The disruption has affected hundreds of thousands of travellers
Britons stranded by flight restrictions as a result of the volcanic ash cloud from Iceland could be returned to the UK through a "Spanish hub".
Ministers met to discuss plans before UK flight restrictions were extended until at least 1900 BST on Monday.
Ideas included flying those outside the no-fly zone to Spain and then using the Royal Navy and requisitioning merchant ships to help return them to the UK.
Gordon Brown has spoken to his Spanish counterpart about the plan, No 10 said.
A spokeswoman said the prime minister and the Spanish leader had explored whether Britons could be returned by landing in Spain - which is open to flights - from certain parts of the world.
A spokeswoman said: "They agreed that the UK and Spain would work together to look at how the capacity in Spain... can be used to help get British people stranded abroad back to the UK.
"Prime Minister Zapatero said that he would help in any way he can."
Austria, Belgium, Czech Republic, Denmark, Estonia, Finland, Germany, Hungary, Ireland, Latvia, Luxembourg, Netherlands, Poland, Romania, Slovakia, Switzerland, UK
Italy (northern airspace closed until Monday)
Norway (most airports open)
Bulgaria (Sofia and Plovdiv open)
Poland (several airports, including Warsaw, open)
Sweden (northern airports open)
France (southern airports open)
Greece, Lithuania, Portugal, Russia, Turkey, Ukraine, Spain
But she said it was too early to say if additional flights would be added to Spain-bound schedules.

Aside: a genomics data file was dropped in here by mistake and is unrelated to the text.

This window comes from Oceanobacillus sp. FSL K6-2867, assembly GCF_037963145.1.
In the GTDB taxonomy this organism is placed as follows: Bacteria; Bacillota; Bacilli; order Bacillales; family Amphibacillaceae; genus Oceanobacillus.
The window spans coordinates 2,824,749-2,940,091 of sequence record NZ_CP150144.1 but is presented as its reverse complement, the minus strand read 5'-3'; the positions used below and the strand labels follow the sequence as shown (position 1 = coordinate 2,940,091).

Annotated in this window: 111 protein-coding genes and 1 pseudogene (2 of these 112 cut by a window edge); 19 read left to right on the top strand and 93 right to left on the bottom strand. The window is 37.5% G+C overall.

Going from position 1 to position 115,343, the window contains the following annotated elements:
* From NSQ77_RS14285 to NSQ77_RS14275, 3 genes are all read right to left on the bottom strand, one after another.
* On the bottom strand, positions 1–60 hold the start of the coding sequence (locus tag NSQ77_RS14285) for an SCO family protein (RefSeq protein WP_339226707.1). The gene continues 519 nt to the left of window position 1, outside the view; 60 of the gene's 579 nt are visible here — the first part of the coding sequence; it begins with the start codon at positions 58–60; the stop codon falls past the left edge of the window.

Earlier, Business Secretary Lord Mandelson had emerged from Sunday's 85-minute meeting of ministers flanked by several cabinet colleagues and said: "We will mobilise all possible means to get people home."
Travel agents' association Abta said on Sunday its "rough estimate" was that 150,000 Britons globally had been unable to return to the UK because of the flight restrictions first imposed on Thursday.
"At no time in living memory has British airspace been shut down and affected this many people," a spokeswoman said.
Forecasters have warned the dust cloud generated by the Icelandic eruption may remain over the UK for several days.
The continued ban on UK flights comes as bodies representing European airports and airlines have called for flight restrictions to be reviewed and a number of airlines, including BA, have carried out test flights.
BA test flight
Planes were first grounded in the UK at midday on Thursday amid fears that particles in the ash cloud could cause engines to shut down.
Transport Secretary Lord Adonis said data from a number of test flights would go to regulators and there would be a meeting of European transport ministers on Monday.
Additional capacity had been introduced on other transport such as Eurostar and Eurotunnel trains, and ferries, he added.
AT THE SCENE
Lorna Gordon, BBC News, Iceland
In some small areas the volcanic fallout has been significant. It is clogging car engines, turning grass grey and reducing visibility to just a few metres.
The police say driving conditions can be very difficult in these places. I heard one tale recounting that the moment you drive into the ash cloud it can feel as if you are driving into a wall.
The affected area is remote with only a few hundred people, most of them living in isolated homes and many of them farmers. They have been advised to stay inside with the windows and doors shut and if they do venture out to wear goggles and a mask.
Despite the hazards the volcano and its column of smoke are drawing visitors. They are also triggering lightning. The authorities are having to remind people they should not consider the volcano a tourist attraction. In fact, they have closed the country's ring road in the area affected to all but locals and the emergency services.